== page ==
The Expense of Time

In a data vault, in Switizerland, behind multiple fire walls and triple locked end to end user encryption, I keep all my most precious documents.

They include the photos I could not bear to lose, the video of my eldest child learning to crawl and my copy of The Expense of Time (4th edition 1992).

This document is the lineal descendant of the Law Society publication Know What It Costs You, published originally in 1967. As far as I know no later document has been released. The purpose of the document is described as follows:

It must be emphasised that this booklet is an aid to efficient management: its application will supply the commercial information necessary for the purpose of running the business of supplying legal services.

Using the procedure described in this booklet will enable you to calculate what each matter has cost you and what profit or loss you have made upon it. It is not a means of calculating the charge to be made to the client.

The “not” is honoured more in the breach than the observance: whenever guideline hourly rates are reviewed an exercise in the expense of time must be undertaken, whether it is given that name or called something else, because although courts these days deal in single hourly rates, that hourly rate is still made up of overheads and profits, and it is necessary to determine both before electing upon a single composite figure.

The publication sets out two methods for calculating the annual expenses of running a solicitor’s firm in order find out what income is needed before any profit is made, to enable it to be seen on a monthly basis, what progress is being made and to distinguish the profitable from the less profitable, or even the loss making by comparing the charge made to the client with the expense incurred. It is no more nor less, than a way of drawing up management accounts. As the guidance notes:

If you have a computer program which has a suitable spreadsheet, then once you have entered the completed calculations from this booklet, you will be able to see instantly the effect of any actual or completed alteration in the expenditure or composition of your firm. Any desired variable figure can be entered and the expense calculation repeated as often as necessary to enable you to see the effect of alternative courses of action. The message to any firm intending to prospect in the rapidly changing environment of the profession will be apparent.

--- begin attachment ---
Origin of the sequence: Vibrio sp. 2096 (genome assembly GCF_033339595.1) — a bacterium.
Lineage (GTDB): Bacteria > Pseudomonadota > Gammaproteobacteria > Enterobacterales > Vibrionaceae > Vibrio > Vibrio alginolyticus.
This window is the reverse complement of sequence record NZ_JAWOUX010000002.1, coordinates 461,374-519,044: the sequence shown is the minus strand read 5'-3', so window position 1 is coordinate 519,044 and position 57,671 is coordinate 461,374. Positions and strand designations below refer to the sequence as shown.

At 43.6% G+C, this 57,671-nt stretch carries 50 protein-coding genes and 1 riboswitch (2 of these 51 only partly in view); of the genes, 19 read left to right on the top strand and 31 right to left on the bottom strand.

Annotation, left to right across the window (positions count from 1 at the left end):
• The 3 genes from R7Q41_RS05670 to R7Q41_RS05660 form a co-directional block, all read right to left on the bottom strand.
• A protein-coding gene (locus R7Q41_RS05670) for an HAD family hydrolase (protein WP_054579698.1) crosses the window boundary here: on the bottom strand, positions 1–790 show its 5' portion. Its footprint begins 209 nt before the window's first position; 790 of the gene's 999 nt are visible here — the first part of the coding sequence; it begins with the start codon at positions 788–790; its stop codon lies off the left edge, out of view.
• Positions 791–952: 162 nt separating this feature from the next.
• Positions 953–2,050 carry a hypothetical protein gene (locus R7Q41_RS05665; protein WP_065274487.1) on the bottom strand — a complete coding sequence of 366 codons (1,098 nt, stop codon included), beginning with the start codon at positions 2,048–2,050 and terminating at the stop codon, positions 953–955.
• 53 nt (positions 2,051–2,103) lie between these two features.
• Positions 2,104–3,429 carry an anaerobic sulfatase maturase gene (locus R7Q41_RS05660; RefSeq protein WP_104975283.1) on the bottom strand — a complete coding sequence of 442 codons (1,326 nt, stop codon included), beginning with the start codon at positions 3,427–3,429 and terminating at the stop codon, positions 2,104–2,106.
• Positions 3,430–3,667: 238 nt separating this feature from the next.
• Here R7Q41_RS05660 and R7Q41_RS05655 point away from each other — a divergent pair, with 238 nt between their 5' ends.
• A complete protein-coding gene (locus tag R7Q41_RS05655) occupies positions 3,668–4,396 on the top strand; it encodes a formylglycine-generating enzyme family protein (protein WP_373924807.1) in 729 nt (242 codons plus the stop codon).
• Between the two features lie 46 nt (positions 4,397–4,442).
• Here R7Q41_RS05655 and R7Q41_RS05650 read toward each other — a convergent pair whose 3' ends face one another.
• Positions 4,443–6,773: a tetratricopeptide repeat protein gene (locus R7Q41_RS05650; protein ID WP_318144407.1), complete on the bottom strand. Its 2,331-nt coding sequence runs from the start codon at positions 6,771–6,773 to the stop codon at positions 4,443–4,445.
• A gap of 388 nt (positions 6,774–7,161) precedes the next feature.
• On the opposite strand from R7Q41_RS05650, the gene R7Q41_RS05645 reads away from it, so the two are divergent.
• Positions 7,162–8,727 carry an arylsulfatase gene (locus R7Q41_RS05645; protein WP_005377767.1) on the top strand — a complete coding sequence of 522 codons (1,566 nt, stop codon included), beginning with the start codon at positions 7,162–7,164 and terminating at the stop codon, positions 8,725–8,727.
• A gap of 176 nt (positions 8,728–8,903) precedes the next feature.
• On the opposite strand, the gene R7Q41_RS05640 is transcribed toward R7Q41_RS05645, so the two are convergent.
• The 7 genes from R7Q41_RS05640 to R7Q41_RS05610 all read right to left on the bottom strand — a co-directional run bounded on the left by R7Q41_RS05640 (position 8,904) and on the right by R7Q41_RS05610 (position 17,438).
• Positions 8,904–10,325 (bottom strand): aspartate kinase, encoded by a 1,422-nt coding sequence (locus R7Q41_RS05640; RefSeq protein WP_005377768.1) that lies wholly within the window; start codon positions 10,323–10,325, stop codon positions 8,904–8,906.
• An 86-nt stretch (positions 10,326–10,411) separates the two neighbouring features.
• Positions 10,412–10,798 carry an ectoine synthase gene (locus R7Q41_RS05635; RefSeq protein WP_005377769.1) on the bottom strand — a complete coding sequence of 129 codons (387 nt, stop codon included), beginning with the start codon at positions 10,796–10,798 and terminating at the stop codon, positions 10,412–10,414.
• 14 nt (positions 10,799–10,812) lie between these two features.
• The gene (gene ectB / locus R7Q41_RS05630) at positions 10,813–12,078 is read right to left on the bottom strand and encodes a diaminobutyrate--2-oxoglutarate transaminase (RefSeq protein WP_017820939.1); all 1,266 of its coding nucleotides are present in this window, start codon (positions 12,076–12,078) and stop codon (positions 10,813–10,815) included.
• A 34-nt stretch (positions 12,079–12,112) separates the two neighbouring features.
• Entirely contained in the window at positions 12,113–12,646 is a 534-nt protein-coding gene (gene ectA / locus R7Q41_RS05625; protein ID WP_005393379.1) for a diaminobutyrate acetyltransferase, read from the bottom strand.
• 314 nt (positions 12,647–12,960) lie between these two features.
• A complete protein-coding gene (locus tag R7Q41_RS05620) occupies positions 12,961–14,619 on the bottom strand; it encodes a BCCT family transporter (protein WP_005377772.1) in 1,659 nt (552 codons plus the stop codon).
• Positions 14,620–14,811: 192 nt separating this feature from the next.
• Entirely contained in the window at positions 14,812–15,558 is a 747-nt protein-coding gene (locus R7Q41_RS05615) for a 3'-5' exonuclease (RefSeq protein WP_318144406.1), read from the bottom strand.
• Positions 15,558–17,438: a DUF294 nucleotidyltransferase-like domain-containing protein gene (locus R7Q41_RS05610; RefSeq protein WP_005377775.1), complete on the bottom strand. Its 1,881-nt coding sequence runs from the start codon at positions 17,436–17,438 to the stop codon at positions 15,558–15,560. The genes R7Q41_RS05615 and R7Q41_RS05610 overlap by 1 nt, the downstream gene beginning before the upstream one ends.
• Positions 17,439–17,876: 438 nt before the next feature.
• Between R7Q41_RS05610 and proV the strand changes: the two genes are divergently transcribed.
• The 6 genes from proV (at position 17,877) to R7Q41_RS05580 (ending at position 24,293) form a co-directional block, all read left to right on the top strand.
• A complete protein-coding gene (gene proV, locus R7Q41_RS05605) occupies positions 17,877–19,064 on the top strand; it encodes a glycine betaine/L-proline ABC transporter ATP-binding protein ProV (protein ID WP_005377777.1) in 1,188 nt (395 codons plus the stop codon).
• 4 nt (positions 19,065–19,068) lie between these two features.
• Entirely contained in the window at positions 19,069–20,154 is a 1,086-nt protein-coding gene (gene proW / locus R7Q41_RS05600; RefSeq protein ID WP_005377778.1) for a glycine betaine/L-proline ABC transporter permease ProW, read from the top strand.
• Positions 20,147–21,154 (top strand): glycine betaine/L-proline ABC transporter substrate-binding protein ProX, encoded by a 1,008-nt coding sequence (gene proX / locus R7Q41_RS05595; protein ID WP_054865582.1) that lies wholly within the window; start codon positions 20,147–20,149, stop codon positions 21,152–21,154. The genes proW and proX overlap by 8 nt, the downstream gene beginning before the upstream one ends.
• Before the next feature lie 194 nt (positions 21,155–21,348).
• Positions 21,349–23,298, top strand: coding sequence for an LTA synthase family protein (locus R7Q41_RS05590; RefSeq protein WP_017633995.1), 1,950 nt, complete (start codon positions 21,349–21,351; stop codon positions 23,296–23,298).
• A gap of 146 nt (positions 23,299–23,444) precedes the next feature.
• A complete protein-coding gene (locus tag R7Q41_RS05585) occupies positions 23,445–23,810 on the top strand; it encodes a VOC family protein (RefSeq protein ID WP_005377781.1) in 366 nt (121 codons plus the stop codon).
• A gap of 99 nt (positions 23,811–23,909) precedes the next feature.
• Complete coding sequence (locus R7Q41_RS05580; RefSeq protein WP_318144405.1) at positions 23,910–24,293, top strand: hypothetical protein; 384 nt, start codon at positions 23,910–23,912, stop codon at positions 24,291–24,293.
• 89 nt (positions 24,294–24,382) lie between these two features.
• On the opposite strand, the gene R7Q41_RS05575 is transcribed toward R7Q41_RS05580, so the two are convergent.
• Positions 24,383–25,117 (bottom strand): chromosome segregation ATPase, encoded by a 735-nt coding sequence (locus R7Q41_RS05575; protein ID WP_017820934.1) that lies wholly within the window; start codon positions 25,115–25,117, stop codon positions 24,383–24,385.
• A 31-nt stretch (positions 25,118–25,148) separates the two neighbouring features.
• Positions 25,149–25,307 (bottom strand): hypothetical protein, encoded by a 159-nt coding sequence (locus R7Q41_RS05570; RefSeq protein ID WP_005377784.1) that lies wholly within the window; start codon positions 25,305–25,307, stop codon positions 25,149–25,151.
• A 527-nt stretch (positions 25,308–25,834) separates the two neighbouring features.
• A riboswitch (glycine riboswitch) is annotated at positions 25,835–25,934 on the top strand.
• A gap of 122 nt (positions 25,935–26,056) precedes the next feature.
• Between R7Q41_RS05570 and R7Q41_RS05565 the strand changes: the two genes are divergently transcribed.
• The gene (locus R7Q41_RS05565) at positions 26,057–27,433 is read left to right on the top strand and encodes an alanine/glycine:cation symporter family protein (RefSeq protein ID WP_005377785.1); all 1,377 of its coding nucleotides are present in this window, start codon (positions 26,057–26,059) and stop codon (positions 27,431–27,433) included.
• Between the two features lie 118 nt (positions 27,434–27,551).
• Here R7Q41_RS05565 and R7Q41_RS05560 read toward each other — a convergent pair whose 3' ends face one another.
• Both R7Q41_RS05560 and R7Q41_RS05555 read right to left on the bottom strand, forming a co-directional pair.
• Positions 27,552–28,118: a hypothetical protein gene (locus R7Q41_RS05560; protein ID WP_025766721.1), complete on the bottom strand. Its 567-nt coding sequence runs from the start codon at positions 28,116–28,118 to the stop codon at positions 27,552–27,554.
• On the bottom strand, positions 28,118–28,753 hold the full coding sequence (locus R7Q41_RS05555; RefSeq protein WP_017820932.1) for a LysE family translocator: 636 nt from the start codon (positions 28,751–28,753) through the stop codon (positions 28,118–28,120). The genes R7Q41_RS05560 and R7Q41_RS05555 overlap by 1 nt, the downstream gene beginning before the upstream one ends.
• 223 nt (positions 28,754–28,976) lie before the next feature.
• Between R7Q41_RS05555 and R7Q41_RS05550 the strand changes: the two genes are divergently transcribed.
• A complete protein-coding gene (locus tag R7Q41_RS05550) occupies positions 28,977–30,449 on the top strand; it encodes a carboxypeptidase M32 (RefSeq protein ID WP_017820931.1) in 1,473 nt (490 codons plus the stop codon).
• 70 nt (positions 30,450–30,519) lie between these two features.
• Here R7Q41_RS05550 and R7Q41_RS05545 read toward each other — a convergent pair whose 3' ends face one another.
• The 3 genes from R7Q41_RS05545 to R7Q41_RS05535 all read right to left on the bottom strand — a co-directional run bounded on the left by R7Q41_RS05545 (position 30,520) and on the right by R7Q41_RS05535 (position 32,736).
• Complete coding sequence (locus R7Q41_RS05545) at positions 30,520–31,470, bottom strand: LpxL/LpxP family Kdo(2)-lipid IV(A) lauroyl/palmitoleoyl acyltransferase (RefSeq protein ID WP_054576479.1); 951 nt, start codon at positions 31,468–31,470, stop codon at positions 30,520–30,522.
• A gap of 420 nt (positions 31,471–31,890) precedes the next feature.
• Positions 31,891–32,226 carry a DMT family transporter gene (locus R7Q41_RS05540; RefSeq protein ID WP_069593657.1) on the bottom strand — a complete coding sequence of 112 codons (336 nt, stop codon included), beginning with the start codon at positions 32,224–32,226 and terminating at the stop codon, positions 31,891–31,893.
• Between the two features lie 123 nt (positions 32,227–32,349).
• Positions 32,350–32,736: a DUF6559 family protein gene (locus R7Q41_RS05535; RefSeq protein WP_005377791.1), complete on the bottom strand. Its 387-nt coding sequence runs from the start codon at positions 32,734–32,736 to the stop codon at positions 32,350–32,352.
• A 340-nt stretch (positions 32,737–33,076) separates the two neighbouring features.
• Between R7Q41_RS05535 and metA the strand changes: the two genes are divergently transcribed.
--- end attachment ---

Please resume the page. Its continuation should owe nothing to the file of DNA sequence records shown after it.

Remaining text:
The publication then sets out a fairly simplistic series of calculations which involves determining the firm’s overall overheads and then the more nuanced set of calculations which can be used to discover the annual expense of each fee earner, noting that the distinction between “whole time” fee earners, and others who have management responsibilities or are in training and spend part of their time on non-chargeable tasks, requires an adjustment.

This then permits a set of figures to be calculated which shows the amount each employed fee earner must bill during the calculation period, to cover his own overheads and make a contribution to the interest upon capital employed in the firm. For equity partners, the calculation will result in the amount that each must bill in order to cover his overheads, and his contribution towards to the interest upon the capital employed and to produce the merely notional salary that has been applied to him.

In summary and by way of example, to obtain the firm’s annual expense rate the following steps are taken using a form included in the publication:

1. Set out:

(a) the middle date of the latest accounts and the RPI at that date;

(b) the commencement date for the present calculation and the nearest RPI figure available; and

(c) the future rate.

2. Enter the total expenses which include depreciation, from the accounts.

3. Deduct the amount shown in the accounts for:

(a) rent

(b) salaries and employers proportion of employees NHI contributions and pension contributions;

(c) any special provision in the accounts which will not be repeated in the calculation period, to give at:

4. Total other expenses.

5. Deduct the RPI figure are 1(a) and from 1(b), divide the result by 1(a) and multiply by 100 to find the percentage increase over the period. Increase the figure at 4 by the same percentage to arrive at:

6. Current level of other expenses.

7. Take into account inflation for the period for which you are estimating the expense. This is done by increasing the current other expenses at 6 by the percentage inflation halfway through the period. For a 6 months calculation one quarter of the future rate will be applied, to give at:

8. Projected other expenses for the next six months on an annual basis.

9. Add the annual amount of the following:

(a) market rent;

(b) current salaries and employers proportion of employees NHI contributions and pension contributions;

(c) the notional salary appropriate to each equity partner